Having strange performance issue using Hibernate 3.3.2GA behind JPA (and the rest of the Hibernate packages included in JBoss 5.)

I'm using Native Query, and assembling SQL into a prepared statement.

EntityManager em = getEntityManager(MY_DS);
final Query query = em.createNativeQuery(fullSql, entity.getClass());

The SQL has a lot of joins, but is actually very basic, with a single parameter. Like:

SELECT field1, field2, field3 FROM entity left join entity2 on... left join entity3 on
WHERE stringId like ?

and the query runs in under a second on MSSQL Studio.

If I add

query.setParameter(0, "ABC123%");

The query will pause for 9 seconds

2012-01-20 14:36:21 - TRACE: - AbstractBatcher.getPreparedStatement:(484) | preparing statement
2012-01-20 14:36:21 - TRACE: - StringType.nullSafeSet:(133) | binding 'ABC123%' to parameter: 1
2012-01-20 14:36:30 - DEBUG: - AbstractBatcher.logOpenResults:(382) | about to open ResultSet (open ResultSets: 0, globally: 0)

However, if I just replace the "?" with the value (making it not a Prepared Statement, but just a straight SQL query.

fullSql = fullSql.replace("?", "'ABC123%'");

the query will complete in less that a second.

I would really prefer to us a Prepared Statement (the input for the parameters is being extracted from user data) to prevent injection attacks.

Tracing down the slow point in the code, I arrived deep within the jtds-1.2.2 package. The offending line seems to be SharedSocket line 841 "getIn().readFully(hdrBuf);" Nothing really obvious there though...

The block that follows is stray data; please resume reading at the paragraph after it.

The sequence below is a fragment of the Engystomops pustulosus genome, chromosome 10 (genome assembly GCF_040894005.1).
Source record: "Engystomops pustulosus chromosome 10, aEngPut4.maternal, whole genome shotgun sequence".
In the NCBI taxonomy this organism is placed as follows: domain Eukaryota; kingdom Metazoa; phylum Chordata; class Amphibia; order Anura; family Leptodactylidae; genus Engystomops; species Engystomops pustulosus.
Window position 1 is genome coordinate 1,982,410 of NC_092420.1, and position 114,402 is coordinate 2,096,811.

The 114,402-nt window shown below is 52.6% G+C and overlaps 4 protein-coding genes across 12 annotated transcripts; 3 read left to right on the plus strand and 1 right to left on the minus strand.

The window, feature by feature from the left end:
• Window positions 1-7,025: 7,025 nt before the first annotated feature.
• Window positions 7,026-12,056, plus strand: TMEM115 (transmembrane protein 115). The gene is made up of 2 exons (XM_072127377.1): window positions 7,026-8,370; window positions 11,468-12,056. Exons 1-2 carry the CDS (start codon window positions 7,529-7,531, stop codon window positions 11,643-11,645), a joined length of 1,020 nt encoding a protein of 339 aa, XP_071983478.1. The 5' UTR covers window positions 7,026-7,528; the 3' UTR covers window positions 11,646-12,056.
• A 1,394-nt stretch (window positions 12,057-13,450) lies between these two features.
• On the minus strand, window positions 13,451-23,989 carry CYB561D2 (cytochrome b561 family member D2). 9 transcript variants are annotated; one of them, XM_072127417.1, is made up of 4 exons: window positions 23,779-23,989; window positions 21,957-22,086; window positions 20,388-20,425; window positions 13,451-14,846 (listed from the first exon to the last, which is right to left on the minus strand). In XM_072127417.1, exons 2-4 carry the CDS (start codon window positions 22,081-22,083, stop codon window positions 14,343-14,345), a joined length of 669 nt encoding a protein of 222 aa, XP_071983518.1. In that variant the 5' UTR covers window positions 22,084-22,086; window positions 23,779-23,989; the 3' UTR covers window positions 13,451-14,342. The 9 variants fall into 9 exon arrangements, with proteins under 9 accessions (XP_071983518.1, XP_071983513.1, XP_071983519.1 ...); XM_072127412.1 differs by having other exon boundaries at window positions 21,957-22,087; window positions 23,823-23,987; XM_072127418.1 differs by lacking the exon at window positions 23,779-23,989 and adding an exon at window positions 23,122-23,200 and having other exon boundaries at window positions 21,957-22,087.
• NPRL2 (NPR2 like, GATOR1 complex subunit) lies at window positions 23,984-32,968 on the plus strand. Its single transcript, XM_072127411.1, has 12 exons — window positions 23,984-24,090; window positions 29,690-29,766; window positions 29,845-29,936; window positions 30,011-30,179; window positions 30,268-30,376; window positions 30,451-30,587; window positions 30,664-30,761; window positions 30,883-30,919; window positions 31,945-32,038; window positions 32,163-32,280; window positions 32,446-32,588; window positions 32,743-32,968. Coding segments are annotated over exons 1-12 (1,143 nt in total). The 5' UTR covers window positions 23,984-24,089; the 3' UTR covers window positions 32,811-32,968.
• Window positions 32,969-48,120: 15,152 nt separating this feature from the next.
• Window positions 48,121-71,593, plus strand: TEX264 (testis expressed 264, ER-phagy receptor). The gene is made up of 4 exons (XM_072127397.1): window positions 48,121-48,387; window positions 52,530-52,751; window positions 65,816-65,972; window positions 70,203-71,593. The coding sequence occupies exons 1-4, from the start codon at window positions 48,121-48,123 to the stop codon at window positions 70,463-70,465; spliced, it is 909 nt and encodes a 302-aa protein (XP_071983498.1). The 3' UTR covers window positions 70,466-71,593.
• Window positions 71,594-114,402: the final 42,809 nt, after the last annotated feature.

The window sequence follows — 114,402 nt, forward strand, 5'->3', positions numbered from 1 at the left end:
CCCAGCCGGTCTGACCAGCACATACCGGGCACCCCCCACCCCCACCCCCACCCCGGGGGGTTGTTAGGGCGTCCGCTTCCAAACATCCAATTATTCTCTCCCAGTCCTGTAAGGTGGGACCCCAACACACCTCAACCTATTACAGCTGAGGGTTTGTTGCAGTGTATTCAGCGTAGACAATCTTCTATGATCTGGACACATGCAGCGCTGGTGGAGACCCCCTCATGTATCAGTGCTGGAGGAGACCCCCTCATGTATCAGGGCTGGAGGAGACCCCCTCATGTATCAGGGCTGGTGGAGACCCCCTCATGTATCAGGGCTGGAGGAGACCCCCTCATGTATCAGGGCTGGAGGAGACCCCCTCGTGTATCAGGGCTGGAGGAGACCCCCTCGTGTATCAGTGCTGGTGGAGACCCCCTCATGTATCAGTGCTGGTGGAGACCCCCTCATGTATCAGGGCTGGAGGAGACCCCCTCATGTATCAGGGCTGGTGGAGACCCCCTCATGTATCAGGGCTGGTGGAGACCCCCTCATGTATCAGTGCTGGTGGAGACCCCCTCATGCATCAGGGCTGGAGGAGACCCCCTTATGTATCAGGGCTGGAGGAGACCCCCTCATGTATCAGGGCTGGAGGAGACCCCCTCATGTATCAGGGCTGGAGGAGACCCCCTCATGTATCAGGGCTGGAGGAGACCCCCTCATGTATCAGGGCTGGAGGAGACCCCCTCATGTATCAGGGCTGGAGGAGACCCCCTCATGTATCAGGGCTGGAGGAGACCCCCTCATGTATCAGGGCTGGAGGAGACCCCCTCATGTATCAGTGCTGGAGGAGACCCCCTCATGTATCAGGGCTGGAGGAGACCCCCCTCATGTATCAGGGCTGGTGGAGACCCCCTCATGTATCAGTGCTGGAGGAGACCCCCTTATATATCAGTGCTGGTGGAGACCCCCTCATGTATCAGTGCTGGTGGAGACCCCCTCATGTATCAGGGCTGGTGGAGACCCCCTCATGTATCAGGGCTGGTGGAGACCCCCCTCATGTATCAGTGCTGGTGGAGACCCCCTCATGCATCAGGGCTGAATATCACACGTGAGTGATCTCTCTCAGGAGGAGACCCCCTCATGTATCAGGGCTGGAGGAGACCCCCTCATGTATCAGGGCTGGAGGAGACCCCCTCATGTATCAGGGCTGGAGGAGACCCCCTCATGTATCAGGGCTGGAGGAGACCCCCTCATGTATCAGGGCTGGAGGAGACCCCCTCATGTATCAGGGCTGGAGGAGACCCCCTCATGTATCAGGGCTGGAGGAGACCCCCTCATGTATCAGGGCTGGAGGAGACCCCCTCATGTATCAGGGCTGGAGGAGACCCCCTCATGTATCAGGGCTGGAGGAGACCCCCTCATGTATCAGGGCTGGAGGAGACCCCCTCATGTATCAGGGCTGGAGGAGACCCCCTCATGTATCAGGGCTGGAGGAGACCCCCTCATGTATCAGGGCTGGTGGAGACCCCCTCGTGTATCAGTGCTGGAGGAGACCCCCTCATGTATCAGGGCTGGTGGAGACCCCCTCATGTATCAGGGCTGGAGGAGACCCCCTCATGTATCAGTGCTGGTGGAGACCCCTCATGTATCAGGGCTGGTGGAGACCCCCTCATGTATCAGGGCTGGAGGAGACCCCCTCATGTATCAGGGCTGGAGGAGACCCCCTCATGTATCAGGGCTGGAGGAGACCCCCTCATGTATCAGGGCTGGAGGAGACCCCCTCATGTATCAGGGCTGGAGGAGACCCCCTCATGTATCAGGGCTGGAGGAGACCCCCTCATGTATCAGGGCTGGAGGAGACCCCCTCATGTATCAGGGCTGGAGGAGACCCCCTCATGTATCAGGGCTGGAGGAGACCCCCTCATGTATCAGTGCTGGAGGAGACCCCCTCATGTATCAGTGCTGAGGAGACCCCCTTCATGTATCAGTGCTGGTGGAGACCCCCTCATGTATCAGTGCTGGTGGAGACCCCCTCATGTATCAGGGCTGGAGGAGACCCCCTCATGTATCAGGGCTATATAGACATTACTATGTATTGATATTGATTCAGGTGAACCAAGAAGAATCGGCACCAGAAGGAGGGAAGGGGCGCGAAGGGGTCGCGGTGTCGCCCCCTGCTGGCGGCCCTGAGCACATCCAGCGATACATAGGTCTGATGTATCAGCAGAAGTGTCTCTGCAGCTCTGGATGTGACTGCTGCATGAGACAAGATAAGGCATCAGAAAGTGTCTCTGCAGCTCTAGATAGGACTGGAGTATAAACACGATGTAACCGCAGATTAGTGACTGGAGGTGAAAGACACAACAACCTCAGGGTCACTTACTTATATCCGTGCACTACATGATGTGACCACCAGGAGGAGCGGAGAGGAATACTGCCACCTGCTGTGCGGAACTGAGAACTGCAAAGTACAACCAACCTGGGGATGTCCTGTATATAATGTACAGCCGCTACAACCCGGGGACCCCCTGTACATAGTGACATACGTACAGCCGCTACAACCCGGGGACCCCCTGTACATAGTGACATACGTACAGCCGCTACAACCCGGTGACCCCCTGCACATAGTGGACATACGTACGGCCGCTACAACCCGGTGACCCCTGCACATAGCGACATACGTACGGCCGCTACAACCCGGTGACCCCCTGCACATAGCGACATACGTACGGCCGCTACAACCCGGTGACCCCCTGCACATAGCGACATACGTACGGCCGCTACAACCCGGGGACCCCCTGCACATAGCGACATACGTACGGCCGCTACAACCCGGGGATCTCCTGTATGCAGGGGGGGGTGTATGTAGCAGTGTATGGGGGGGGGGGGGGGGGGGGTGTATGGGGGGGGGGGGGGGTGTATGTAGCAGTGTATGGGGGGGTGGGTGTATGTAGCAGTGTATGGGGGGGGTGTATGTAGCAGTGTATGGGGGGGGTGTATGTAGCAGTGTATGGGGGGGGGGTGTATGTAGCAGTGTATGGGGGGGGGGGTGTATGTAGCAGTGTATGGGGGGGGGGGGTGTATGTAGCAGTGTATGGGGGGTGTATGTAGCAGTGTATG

private byte[] readPacket(byte buffer[])
        throws IOException {
    // Read rest of header
    try {
    } catch (EOFException e) {
        throw new IOException("DB server closed connection.");

Arrived to through this stack...

  at net.sourceforge.jtds.jdbc.SharedSocket.readPacket(SharedSocket.java:841)
  at net.sourceforge.jtds.jdbc.SharedSocket.getNetPacket(SharedSocket.java:722)
  at net.sourceforge.jtds.jdbc.ResponseStream.getPacket(ResponseStream.java:466)
  at net.sourceforge.jtds.jdbc.ResponseStream.read(ResponseStream.java:103)
  at net.sourceforge.jtds.jdbc.ResponseStream.peek(ResponseStream.java:88)
  at net.sourceforge.jtds.jdbc.TdsCore.wait(TdsCore.java:3928)
  at net.sourceforge.jtds.jdbc.TdsCore.executeSQL(TdsCore.java:1045)
  at net.sourceforge.jtds.jdbc.TdsCore.microsoftPrepare(TdsCore.java:1178)
  at net.sourceforge.jtds.jdbc.ConnectionJDBC2.prepareSQL(ConnectionJDBC2.java:657)
  at net.sourceforge.jtds.jdbc.JtdsPreparedStatement.executeQuery(JtdsPreparedStatement.java:776)
  at org.hibernate.jdbc.AbstractBatcher.getResultSet(AbstractBatcher.java:208)
  at org.hibernate.loader.Loader.getResultSet(Loader.java:1808)
  at org.hibernate.loader.Loader.doQuery(Loader.java:697)
  at org.hibernate.loader.Loader.doQueryAndInitializeNonLazyCollections(Loader.java:259)
  at org.hibernate.loader.Loader.doList(Loader.java:2228)
  at org.hibernate.loader.Loader.listIgnoreQueryCache(Loader.java:2125)
  at org.hibernate.loader.Loader.list(Loader.java:2120)
  at org.hibernate.loader.custom.CustomLoader.list(CustomLoader.java:312)
  at org.hibernate.impl.SessionImpl.listCustomQuery(SessionImpl.java:1722)
  at org.hibernate.impl.AbstractSessionImpl.list(AbstractSessionImpl.java:165)
  at org.hibernate.impl.SQLQueryImpl.list(SQLQueryImpl.java:175)